Your Questions Answered
At Ashlar, I firmly b that an educated home buyer or seller is best equipped to make their own decisions. That’s why I take time out of my day each and every day to answer someone’s real estate question. And, when I think the answer can be useful to you as well, I share it here. So without further ado:
Realtor here. First, you don’t need to do FHA as a first time buyer, nor do you need FHA to get less than 20% down. There are plenty of conventional loans that go all the way down to 0% down, though 1%-5% is what I typically see.
Many sellers do not prefer FHA because there are additional hurdles and obstacles to overcome during the contract process, and in the current market they will usually get cash or conventional offers.
So you really need to investigate your conventional options. There is also a wide variety between loans on what exactly is due at signing, and you are able to fine tune that for your financial situation.
For instance, even though you may only have to buy 5% down, many loans still require closing costs to be paid at closing, as well as prepaying income tax and homeowner’s insurance for 12- 18 months.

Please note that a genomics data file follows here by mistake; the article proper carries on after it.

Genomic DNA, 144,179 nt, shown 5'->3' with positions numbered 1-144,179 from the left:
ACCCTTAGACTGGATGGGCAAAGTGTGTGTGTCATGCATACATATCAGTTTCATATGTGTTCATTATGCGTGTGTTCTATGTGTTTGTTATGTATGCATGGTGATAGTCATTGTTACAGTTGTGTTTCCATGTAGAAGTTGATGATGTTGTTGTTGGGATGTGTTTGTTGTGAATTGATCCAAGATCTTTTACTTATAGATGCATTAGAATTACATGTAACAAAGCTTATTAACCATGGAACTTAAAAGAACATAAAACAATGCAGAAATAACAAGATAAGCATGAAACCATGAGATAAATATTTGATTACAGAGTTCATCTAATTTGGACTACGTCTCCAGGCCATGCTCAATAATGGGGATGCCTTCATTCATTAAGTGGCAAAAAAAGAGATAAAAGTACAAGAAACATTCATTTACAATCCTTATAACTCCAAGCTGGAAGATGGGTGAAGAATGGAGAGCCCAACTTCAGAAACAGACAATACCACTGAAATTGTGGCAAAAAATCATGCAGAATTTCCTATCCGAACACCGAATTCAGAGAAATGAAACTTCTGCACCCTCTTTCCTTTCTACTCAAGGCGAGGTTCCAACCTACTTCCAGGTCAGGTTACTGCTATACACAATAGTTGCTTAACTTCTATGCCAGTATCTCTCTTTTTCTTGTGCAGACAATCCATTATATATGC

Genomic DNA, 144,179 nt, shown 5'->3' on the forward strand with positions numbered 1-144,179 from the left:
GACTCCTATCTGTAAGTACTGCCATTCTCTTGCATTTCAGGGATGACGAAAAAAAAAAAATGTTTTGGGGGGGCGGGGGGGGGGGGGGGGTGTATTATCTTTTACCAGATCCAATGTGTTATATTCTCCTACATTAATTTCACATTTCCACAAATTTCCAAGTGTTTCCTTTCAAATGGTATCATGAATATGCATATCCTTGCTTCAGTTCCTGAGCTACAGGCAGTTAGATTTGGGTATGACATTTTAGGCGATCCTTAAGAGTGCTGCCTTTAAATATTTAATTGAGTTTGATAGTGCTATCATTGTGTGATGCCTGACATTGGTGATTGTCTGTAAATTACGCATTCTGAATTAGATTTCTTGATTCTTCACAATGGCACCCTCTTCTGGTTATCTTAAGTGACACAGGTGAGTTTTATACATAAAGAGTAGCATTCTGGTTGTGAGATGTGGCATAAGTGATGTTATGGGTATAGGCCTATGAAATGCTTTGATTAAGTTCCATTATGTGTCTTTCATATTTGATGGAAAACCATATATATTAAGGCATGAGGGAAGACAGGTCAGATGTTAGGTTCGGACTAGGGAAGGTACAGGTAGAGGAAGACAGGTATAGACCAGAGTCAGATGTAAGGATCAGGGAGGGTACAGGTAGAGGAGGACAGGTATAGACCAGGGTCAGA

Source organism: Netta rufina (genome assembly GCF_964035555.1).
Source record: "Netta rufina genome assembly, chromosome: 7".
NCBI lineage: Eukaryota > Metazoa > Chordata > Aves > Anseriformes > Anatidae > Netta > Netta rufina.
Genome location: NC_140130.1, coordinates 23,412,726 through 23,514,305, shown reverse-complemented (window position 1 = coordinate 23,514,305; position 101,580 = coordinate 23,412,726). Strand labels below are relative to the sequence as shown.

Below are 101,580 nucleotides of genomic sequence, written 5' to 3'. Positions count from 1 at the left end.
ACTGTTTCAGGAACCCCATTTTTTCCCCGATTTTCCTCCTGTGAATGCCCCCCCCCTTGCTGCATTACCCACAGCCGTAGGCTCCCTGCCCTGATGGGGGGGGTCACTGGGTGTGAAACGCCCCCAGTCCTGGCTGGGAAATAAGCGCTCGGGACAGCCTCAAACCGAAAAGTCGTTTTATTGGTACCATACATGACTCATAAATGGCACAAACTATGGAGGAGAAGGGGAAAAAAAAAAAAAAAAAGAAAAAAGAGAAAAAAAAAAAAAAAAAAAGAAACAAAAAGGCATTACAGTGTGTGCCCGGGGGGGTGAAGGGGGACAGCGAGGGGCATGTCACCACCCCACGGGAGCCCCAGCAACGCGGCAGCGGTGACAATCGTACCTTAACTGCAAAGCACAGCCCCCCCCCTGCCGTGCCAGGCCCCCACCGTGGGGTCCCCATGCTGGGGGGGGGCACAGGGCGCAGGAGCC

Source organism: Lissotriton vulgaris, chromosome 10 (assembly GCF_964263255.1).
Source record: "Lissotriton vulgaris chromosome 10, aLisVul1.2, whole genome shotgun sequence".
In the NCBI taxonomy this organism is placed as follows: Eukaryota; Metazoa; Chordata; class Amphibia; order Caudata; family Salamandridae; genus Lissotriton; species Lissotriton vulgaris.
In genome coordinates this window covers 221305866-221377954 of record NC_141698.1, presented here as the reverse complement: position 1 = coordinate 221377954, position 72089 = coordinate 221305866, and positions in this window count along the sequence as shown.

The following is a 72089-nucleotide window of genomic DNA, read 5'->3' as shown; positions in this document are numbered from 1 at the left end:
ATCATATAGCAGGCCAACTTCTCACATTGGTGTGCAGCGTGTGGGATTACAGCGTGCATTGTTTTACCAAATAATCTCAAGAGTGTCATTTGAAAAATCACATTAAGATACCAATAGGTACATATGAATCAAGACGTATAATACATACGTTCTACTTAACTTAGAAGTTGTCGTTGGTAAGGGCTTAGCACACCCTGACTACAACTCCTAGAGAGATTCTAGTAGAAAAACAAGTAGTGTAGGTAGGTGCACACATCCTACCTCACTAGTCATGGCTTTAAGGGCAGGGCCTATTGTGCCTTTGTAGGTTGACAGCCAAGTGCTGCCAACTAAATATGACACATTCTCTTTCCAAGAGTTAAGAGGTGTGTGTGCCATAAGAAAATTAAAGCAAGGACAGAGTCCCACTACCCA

Obviously this can add up quick!
Other loans you can roll certain things up into the loan if cash to close is your primary concern.
These reasons are why it’s critical to get prequalified and sort out the loan with a mortgage broker (preferred) or bank / credit union way before you go and look at your first house.
Plus as an added bonus, they can usually tell you some things you can do to help you lower your rate or points in the time between now and putting the offer together.
To address your second point, every loan with a down payment under 20% has to have some sort of protection or insurance.
Mortgage insurance is roughly 1% of the loan amount left per year, and can be removed usually when equity rises above 20%. So many folks who bought a year or two ago could remove their mortgage insurance now if they follow the process.
Even VA loans have a fee whose purpose is to protect against hte low down payment default. It’s structured a little differently, and they call it a Funding Fee, but its purpose is the same.
Conventional loans are no exception.
If your Loan to Value is more than 80%, meaning you are putting less than 20% down, then you will be paying mortgage insurance in some way shape or form.
The only way I know to avoid mortgage insurance is to pay more than 20% down, buy it outright with cash, or have a friend or family member loan you the money on a private note or mortgage.